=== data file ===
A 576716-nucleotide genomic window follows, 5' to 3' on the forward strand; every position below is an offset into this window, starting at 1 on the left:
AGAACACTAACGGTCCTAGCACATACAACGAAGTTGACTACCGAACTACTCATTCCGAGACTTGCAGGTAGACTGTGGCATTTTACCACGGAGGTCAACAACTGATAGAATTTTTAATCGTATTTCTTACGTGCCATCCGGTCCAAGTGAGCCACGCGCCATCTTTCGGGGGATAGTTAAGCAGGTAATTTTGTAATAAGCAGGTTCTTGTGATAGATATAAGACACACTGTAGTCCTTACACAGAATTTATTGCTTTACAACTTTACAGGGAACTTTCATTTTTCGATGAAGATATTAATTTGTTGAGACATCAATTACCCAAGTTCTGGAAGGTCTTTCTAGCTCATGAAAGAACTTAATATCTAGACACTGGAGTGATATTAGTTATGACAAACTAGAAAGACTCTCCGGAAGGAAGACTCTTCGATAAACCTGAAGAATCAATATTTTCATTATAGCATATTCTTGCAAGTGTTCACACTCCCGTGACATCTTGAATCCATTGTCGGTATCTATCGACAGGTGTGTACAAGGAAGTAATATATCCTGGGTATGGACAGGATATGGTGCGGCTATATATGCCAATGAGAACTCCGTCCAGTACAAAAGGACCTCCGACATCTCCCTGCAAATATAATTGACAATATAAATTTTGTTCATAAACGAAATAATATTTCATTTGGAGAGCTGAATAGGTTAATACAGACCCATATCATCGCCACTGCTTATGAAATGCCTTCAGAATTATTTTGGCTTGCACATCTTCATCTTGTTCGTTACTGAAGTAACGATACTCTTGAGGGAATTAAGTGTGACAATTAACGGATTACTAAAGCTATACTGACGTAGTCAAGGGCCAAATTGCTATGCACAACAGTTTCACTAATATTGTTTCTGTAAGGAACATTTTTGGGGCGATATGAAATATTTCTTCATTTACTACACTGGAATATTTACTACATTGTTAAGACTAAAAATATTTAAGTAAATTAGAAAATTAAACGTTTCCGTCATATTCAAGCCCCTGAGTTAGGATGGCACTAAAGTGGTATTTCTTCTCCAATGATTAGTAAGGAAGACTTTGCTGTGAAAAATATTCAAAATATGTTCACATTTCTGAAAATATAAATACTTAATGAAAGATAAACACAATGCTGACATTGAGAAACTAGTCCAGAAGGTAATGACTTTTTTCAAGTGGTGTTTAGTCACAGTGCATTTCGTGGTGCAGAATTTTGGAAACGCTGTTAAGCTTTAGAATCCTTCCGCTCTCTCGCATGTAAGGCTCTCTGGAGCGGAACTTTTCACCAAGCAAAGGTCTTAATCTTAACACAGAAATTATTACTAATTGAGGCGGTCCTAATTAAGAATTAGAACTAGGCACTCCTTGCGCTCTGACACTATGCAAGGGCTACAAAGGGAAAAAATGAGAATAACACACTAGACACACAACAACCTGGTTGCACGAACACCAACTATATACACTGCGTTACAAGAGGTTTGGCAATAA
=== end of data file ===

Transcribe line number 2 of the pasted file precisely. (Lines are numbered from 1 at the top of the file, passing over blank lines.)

AGAACACTAACGGTCCTAGCACATACAACGAAGTTGACTACCGAACTACTCATTCCGAGACTTGCAGGTAGACTGTGGCATTTTACCACGGAGGTCAACAACTGATAGAATTTTTAATCGTATTTCTTACGTGCCATCCGGTCCAAGTGAGCCACGCGCCATCTTTCGGGGGATAGTTAAGCAGGTAATTTTGTAATAAGCAGGTTCTTGTGATAGATATAAGACACACTGTAGTCCTTACACAGAATTTATTGCTTTACAACTTTACAGGGAACTTTCATTTTTCGATGAAGATATTAATTTGTTGAGACATCAATTACCCAAGTTCTGGAAGGTCTTTCTAGCTCATGAAAGAACTTAATATCTAGACACTGGAGTGATATTAGTTATGACAAACTAGAAAGACTCTCCGGAAGGAAGACTCTTCGATAAACCTGAAGAATCAATATTTTCATTATAGCATATTCTTGCAAGTGTTCACACTCCCGTGACATCTTGAATCCATTGTCGGTATCTATCGACAGGTGTGTACAAGGAAGTAATATATCCTGGGTATGGACAGGATATGGTGCGGCTATATATGCCAATGAGAACTCCGTCCAGTACAAAAGGACCTCCGACATCTCCCTGCAAATATAATTGACAATATAAATTTTGTTCATAAACGAAATAATATTTCATTTGGAGAGCTGAATAGGTTAATACAGACCCATATCATCGCCACTGCTTATGAAATGCCTTCAGAATTATTTTGGCTTGCACATCTTCATCTTGTTCGTTACTGAAGTAACGATACTCTTGAGGGAATTAAGTGTGACAATTAACGGATTACTAAAGCTATACTGACGTAGTCAAGGGCCAAATTGCTATGCACAACAGTTTCACTAATATTGTTTCTGTAAGGAACATTTTTGGGGCGATATGAAATATTTCTTCATTTACTACACTGGAATATTTACTACATTGTTAAGACTAAAAATATTTAAGTAAATTAGAAAATTAAACGTTTCCGTCATATTCAAGCCCCTGAGTTAGGATGGCACTAAAGTGGTATTTCTTCTCCAATGATTAGTAAGGAAGACTTTGCTGTGAAAAATATTCAAAATATGTTCACATTTCTGAAAATATAAATACTTAATGAAAGATAAACACAATGCTGACATTGAGAAACTAGTCCAGAAGGTAATGACTTTTTTCAAGTGGTGTTTAGTCACAGTGCATTTCGTGGTGCAGAATTTTGGAAACGCTGTTAAGCTTTAGAATCCTTCCGCTCTCTCGCATGTAAGGCTCTCTGGAGCGGAACTTTTCACCAAGCAAAGGTCTTAATCTTAACACAGAAATTATTACTAATTGAGGCGGTCCTAATTAAGAATTAGAACTAGGCACTCCTTGCGCTCTGACACTATGCAAGGGCTACAAAGGGAAAAAATGAGAATAACACACTAGACACACAACAACCTGGTTGCACGAACACCAACTATATACACTGCGTTACAAGAGGTTTGGCAATAA